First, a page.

Superintendent Addresses Potential 'Turf War' with Merger

Superintendent Addresses Potential 'Turf War' with Merger

The interim superintendent is concerned about student safety versus saving a dollar when it comes to the decision of whether to close 11 Memphis schools.
MEMPHIS, TN (abc24.com) - The interim superintendent is concerned about student safety versus saving a dollar when it comes to the decision of whether to close 11 Memphis schools. Dorsey Hopson says closing Carver High School and transferring students to Booker T. Washington High School could lead to turf wars and gang fights.

Hopson says yes, gangs are an issue in schools, and yes, neighborhood turf wars are an issue. They're such an issue that the city of Chicago refused to close high schools for those two reasons. In Memphis it's not quite that bad - not yet.

For those who live the country club lifestyle it is impossible to understand. First, realize one thing. The majority of students in the city of Memphis might never be allowed to join a country club, let alone live that lifestyle.

"Many of our students live in very fragile situations. Very economically depressed situations and with that comes a lot of these societal ills, like gangs and violence, and drugs and things of that nature," Hopson noted.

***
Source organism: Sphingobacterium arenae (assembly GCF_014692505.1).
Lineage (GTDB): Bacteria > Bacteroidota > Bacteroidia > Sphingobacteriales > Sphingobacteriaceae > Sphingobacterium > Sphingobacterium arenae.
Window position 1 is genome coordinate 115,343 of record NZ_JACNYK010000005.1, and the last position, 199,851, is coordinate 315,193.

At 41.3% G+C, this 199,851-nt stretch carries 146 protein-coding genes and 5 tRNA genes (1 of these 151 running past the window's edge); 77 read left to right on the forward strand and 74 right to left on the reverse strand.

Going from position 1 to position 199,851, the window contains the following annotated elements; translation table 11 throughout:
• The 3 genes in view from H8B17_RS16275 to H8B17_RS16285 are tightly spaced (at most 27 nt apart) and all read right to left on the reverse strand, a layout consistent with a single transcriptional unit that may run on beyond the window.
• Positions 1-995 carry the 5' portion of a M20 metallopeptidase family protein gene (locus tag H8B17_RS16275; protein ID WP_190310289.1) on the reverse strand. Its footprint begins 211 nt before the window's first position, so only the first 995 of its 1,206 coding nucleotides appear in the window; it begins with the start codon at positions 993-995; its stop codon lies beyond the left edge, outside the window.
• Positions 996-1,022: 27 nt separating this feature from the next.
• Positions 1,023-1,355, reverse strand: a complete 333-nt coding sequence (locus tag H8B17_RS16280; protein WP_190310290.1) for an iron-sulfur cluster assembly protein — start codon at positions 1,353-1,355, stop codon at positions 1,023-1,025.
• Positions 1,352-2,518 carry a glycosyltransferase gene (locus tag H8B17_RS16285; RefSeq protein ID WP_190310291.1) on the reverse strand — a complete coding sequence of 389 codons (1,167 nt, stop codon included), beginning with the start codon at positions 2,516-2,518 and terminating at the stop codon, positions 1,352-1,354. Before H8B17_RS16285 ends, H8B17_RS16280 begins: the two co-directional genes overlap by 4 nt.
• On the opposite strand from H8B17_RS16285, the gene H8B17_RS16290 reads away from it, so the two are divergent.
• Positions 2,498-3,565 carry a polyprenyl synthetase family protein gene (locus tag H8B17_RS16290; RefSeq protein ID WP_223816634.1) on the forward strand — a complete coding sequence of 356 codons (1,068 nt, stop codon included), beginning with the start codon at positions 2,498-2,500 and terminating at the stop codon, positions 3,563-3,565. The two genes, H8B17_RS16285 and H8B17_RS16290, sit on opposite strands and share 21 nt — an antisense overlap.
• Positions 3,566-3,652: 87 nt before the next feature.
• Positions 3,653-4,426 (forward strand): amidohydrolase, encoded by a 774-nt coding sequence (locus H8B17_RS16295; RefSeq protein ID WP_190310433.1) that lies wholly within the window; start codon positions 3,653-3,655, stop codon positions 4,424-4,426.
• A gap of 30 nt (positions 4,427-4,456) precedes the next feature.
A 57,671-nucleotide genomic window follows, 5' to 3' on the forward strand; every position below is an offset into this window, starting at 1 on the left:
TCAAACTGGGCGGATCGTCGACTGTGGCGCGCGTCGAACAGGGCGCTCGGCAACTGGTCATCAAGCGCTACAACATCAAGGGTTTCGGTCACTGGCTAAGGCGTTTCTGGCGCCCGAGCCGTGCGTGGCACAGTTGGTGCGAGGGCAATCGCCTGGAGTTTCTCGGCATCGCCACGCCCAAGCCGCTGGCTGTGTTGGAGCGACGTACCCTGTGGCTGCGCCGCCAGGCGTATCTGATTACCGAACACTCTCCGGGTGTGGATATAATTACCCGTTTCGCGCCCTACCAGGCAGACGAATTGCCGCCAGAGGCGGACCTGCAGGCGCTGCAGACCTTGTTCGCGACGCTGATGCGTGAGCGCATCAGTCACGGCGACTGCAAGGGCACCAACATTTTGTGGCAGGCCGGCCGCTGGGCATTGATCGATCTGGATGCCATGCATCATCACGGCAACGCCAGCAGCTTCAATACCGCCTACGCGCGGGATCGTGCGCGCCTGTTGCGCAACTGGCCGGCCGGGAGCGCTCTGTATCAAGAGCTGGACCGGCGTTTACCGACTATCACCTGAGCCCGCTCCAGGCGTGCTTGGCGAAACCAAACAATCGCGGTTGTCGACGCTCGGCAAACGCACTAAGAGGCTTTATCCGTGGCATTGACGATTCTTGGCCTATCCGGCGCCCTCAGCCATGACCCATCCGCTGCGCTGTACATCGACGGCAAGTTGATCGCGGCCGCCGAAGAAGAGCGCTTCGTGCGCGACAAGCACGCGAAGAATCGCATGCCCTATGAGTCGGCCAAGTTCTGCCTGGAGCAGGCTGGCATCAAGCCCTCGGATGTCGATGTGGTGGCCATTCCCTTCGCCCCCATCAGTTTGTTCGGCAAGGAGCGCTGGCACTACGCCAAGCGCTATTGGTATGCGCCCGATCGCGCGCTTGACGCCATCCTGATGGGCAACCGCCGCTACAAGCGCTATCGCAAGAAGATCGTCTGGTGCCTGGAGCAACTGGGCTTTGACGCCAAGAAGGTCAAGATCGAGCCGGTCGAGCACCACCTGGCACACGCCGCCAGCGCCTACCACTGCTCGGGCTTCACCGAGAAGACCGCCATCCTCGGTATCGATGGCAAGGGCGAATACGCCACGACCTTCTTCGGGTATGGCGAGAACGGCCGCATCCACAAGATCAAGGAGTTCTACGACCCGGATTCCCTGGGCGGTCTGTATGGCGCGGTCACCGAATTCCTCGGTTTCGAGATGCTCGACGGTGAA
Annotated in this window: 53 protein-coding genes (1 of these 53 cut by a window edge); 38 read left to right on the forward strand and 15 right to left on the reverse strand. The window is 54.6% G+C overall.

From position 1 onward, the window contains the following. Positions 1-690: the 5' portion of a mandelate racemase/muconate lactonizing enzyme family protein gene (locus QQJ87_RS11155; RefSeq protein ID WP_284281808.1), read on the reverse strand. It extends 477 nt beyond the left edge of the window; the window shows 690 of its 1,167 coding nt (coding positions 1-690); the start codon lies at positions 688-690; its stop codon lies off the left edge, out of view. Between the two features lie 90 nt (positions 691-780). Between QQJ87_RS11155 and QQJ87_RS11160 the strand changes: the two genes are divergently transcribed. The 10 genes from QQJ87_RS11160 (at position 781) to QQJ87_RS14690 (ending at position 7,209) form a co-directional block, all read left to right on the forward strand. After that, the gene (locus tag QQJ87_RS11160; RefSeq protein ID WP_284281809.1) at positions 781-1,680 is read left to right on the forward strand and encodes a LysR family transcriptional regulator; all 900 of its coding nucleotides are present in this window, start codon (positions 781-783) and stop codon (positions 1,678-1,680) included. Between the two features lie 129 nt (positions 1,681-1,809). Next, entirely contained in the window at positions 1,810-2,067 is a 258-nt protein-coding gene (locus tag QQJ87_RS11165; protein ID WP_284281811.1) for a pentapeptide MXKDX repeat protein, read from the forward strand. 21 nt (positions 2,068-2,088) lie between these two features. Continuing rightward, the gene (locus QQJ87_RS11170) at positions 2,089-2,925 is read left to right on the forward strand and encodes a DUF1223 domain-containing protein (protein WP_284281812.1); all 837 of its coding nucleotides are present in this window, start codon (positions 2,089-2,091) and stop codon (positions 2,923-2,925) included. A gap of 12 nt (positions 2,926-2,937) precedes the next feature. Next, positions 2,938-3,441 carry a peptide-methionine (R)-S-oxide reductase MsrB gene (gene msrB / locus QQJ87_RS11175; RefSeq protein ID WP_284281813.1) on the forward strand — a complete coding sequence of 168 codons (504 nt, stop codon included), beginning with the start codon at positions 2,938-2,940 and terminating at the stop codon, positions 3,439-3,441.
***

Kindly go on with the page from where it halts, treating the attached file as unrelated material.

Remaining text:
The neighborhood surrounding Carver High School in south Memphis, the kids would call it their turf. The trouble is Booker T. Washington High School is also in south Memphis, which they consider their turf.

If you close Carver and move the students to BTW, some students are predicting trouble. Unified School Board members were warned of what might happen Tuesday night.

"If you combine Carver High School and BTW together, which is the plan, it will create more homicides in the city of Memphis then you've ever seen."

Dorsey Hopson says that might have been a bit too much, but basically what the board was told was the truth.

"I think he hit the nail on the head," Hopson said, "That's why I thought it was important to study this issue for a year before just moving."

Educational opportunities outweigh gangs, he says, but a lot of work still needs to be done.

"We have to make sure we have the resources, the security and things of that nature in the schools do de-escalate situations to make sure situations don't happen, and most importantly to provide a safe environment for all of our kids."

Page: [[$index + 1]]
comments powered by Disqus